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Feb.22: John Clark discusses "Brazil"

John Clark returns to his first love of Latin American politics in this presentation about Brazil as part of the Church of the Saviour's Great Decisions series.

When: Wednesday February 22, 7:00 PM

Where: Church of the Saviour, 6205 Rucker Road Indianapolis

Here are the questions the Foreign Policy of America thinks should stimulate an engaging discussion of Brazil:

After decades of economic volatility, Brazil is finally enjoying steady growth, despite a political scandal surrounding the administration of President Luiz Inacio Lula da Silva. Will Brazil continue on course toward stability? What impact will the scandal have on Brazil's economy, on its South American neighbors and on the U.S.?

Those are good questions, although perhaps too narrow. No matter what Lula's enemies are saying, in the bigger picture of Brazilian history his party has experienced only moderately sized scandals. So here are some other questions I plan to address. What to do about Brazil's poor? Most middle and upper class Brazilians -- like most Americans -- don't understand just how poor you have to be to be poor in Brazil, but thanks to TV every poor person knows exactly what it looks like not to be poor. Lula came to power on a wave of popular enthusiasm, riding a crest of supporters who thought that finally there would be someone in power who'd attack the powerful and chain the market. The reality is that most of the policies Lula articulated over the years would make things worse for the poor (the rich would quickly hop with their wealth to the US or Europe). And Lula has governed as a cautiously pro-market moderate. As a result he has many rivals on the Left who'd be eager to mobilize the prisoners of starvation and the wretched of the earth. With Hugo Chavez next door in Venezuela, reinventing a populism for the 21st century that shows no sign of being any better than the disastrous populisms of the 20th, the pressure to adopt particularly bad policies will increase. This puts enormous pressure on the US as well as Brazil: what to do about making the lives of the poor in Brazil less desperate?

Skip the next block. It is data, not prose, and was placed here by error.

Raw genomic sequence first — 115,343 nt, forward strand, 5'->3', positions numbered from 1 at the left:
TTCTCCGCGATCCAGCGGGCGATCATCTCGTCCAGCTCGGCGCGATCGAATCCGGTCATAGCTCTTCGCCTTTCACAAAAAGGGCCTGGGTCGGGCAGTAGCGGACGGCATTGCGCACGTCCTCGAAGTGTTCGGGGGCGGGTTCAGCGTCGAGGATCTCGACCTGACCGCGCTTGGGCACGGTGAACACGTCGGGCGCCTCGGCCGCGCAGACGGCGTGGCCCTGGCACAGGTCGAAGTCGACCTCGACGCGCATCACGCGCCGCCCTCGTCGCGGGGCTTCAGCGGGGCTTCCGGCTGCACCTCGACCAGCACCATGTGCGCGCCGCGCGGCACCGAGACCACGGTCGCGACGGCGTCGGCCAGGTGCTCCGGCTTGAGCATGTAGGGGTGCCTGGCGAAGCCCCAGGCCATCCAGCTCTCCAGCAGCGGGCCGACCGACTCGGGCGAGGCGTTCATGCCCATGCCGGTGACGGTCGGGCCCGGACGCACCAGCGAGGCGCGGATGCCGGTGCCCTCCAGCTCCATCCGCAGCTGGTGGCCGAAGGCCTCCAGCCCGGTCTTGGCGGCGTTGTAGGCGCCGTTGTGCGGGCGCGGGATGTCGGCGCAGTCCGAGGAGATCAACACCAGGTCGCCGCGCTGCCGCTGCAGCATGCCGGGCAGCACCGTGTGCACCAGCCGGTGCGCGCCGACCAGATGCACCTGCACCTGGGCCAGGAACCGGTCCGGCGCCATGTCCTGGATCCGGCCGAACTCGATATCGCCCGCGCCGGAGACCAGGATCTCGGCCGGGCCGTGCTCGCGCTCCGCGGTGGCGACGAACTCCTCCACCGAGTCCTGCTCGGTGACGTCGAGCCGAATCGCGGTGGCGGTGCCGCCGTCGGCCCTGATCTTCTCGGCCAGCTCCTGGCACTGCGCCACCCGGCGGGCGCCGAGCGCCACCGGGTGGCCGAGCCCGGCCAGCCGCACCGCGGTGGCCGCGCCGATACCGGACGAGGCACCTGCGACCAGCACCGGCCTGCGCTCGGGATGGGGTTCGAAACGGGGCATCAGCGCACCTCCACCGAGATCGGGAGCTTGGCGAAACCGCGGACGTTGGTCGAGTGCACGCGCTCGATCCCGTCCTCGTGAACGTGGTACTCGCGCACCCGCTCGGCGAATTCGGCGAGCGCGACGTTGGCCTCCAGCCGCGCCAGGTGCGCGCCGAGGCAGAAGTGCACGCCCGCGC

More to follow about this question in IndyBuzz as the date of the talk approaches. If you want to learn more about Brazil, you can attend talks by Pedro Cardoso on March 7, or by Craig Auchter on May 24.

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